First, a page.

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INDIANAPOLISTo become a true Super Bowl team, Bill Polian knew his defense needed an upgrade at that position.

Fittingly, some 14 years later, in the same role Polian was in for the Colts, Chris Ballard was sold on making a seismic trade, once he saw that position (and that player) impact the Super Bowl.

For Polian, it was giving away a second-round pick during a 2006 in-season trade for defensive tackle Booger McFarland.

For Ballard, it was sending the No. 13 overall pick this past March to the 49ers for defensive tackle DeForest Buckner.

Nearly a decade and a half span the two trades, but the value for that position, in virtually the same Tampa 2 defense, remains.

“The most important person in the defense, the key player is the 3-technique, the guy who is closest to the ball,” Polian, the Hall of Famer and former Colts President, explains. “He does the most disrupting. And he’s the guy who triggers the pass rush.

“We know, based on experience we’ve had with both Peyton (Manning) and (Tom) Brady, (Jim) Kelly and (Dan) Marino, almost any quarterback, but all the elite ones, hate people under their legs, hate people who can rush up the middle. The only people who have had success against Brady over time are those who can rush up the middle. If you can put pressure from the inside in the passing game, then the (Dwight) Freeney’s and (Robert) Mathis’ can really go to work.

“The fact that Buckner is an elite pass rusher from the inside, and also an elite run player gives you the opportunity for a really key defense. We did not get to a Super Bowl level until we got Bogger McFarland. And that’s on me. I didn’t do a good enough job of getting someone like that. Chris Ballard has learned that lesson and went out and got Buckner and that’s going to be huge for that defense.”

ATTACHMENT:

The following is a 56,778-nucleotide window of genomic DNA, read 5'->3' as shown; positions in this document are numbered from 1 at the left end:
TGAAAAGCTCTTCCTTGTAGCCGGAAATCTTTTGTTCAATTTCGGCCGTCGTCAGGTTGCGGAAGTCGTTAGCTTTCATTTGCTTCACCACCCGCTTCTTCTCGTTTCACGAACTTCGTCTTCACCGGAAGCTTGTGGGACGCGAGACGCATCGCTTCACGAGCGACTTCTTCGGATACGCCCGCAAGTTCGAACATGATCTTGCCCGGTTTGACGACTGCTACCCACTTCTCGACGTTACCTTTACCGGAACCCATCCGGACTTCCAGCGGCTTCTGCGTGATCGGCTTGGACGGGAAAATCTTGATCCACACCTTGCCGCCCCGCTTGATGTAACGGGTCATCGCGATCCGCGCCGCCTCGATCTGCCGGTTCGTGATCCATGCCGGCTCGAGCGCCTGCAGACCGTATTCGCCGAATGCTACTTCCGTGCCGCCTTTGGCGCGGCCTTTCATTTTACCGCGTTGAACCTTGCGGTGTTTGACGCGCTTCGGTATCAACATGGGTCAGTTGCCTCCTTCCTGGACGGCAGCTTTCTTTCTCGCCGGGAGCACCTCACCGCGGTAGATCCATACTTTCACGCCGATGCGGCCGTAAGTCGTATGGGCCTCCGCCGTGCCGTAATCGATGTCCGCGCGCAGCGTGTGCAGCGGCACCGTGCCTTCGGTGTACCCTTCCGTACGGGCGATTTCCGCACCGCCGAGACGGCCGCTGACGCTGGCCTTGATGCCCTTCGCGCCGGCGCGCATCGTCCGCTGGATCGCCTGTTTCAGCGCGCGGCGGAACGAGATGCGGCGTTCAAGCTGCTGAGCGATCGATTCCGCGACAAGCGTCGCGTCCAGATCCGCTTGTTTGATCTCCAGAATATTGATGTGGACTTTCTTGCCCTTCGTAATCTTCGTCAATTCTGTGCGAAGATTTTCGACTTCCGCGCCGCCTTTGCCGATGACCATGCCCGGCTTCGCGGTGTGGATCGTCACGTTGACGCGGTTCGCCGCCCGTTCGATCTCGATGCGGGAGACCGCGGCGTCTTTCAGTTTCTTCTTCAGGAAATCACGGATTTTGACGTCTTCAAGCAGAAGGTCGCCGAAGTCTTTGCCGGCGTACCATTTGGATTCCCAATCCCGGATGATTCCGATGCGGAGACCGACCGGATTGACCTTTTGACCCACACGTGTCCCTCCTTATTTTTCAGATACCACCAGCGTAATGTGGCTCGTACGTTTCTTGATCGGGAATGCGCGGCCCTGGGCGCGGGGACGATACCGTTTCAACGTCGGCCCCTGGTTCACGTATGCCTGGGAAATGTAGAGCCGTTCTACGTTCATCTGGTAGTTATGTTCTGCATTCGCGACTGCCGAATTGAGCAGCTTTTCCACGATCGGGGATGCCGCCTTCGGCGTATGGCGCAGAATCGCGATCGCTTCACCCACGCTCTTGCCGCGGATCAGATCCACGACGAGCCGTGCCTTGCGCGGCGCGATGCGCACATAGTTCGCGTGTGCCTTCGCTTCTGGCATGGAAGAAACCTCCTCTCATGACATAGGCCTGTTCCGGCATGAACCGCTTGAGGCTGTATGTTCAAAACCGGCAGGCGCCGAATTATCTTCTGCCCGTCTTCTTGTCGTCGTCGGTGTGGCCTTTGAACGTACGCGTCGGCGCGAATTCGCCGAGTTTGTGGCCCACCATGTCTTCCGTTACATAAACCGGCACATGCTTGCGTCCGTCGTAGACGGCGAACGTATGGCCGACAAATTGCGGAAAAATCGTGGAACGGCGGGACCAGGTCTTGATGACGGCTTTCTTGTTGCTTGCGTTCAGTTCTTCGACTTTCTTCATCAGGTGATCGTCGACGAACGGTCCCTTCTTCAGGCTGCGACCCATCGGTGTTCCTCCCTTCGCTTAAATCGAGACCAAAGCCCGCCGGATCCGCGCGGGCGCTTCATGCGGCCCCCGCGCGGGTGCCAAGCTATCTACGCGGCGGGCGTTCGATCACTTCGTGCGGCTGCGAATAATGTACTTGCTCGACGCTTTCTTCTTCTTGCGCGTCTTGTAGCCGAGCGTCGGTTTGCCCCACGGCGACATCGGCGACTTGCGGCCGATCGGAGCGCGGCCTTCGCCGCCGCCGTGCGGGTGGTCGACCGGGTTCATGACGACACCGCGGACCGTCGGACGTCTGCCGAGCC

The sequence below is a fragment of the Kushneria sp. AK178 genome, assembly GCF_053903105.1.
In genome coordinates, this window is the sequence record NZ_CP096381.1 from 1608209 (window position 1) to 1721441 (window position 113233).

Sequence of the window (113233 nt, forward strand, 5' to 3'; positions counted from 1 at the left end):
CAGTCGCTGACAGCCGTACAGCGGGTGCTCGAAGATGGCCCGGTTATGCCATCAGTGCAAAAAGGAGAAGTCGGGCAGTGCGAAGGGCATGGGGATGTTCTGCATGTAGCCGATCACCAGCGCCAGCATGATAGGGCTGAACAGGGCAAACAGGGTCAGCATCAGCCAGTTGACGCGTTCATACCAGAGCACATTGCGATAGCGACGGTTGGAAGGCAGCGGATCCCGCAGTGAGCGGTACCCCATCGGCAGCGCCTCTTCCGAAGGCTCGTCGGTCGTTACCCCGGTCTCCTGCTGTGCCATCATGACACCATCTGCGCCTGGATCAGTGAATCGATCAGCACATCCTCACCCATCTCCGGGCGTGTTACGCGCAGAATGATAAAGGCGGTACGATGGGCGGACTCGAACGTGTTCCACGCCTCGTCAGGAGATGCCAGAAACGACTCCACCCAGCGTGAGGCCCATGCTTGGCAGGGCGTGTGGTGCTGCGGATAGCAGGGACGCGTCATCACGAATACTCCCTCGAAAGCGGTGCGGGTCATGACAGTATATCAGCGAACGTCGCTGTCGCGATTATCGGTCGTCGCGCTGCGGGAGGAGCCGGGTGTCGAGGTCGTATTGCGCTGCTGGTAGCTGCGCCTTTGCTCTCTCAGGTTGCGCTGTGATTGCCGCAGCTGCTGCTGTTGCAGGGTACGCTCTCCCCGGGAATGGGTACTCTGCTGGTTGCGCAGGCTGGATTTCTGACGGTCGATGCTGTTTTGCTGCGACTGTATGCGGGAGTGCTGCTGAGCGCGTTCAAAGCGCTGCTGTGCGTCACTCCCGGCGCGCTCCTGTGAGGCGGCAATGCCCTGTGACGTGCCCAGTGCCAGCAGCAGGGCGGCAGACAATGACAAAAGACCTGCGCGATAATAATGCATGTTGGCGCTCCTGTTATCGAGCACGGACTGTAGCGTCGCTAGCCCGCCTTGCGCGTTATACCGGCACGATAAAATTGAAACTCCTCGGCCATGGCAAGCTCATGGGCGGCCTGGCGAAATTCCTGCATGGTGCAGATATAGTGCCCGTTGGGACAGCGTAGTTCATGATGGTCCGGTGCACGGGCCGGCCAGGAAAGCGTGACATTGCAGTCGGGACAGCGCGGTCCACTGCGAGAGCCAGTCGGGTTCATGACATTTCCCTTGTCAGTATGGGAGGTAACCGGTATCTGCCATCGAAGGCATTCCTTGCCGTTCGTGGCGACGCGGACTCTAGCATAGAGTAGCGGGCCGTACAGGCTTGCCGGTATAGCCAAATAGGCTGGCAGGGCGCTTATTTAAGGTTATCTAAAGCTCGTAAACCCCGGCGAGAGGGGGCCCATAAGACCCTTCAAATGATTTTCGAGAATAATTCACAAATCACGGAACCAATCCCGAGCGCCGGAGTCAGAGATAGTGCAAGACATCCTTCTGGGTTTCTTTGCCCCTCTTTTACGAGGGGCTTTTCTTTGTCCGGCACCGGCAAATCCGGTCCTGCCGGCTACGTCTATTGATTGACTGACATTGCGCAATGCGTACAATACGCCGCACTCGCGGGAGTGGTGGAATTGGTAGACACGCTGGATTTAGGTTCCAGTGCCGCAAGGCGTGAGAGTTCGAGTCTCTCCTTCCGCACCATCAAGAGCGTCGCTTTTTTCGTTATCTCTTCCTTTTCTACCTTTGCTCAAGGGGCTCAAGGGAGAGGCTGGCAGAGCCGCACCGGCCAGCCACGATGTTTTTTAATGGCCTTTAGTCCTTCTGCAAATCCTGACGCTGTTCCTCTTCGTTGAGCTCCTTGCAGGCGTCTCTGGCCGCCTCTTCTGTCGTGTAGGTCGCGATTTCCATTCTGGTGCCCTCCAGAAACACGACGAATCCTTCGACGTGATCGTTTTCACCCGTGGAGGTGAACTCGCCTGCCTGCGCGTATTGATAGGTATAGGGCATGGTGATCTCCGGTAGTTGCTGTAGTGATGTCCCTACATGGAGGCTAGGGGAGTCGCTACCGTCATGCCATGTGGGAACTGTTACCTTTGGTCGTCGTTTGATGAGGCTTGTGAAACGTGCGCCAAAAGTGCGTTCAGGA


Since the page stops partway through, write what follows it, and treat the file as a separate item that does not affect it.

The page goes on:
As Ballard watched Buckner in Super Bowl LIV, the GM fell more and more in love.

-It was the impactful sacks (1.5 for Buckner in the game) Buckner had against Patrick Mahomes.

-It was the constant high-level of effort, seeing a 6-7, 300-pounder stay alive in plays all over the field.

-It was Buckner still delivering pressure in the 4th quarter, showing off rare stamina for a defensive tackle.

When the Colts made the trade for Buckner, Ballard wanted everyone to go watch how he played in the Super Bowl.

“All you have to do was put on the Super Bowl,” Ballard said. “The great players produce in the great games. Just watch the Super Bowl, that guy played his ass off. And he was disruptive the entire game.”

Obviously, Ballard hopes Buckner (who is a far more consistent and disruptive player than McFarland was) can help the Colts get to the point where Polian and company got to more than a decade ago.

Jim Irsay certainly has fond memories of those days, and that 2006 season, in which the defense did plenty of heavy lifting in capturing Super Bowl LI.

The Owner is quite happy to have a difference maker back at such a critical position.

“He’s special,” Irsay said of Buckner, when speaking to Colts.com earlier this offseason. “The long arms, the knee bend, to be 6-7, to play inside like that’s remarkable. He’s never on the ground, he’s so sudden. Even though he’s 6-7, he’s just really, really, really a remarkable athlete, and quite frankly, I use this this word carefully, but I just can’t even think of anyone that was like him. To be that size and play inside like that, I mean, you have to realize what kind of athlete you have to be. And he gets double teamed and he still makes plays, because he’s never on the ground and he never quits.

“He’s special and he’s a special leader.”

And the Colts hope they will see Buckner back in that ‘special’ game one day, donning the blue and white.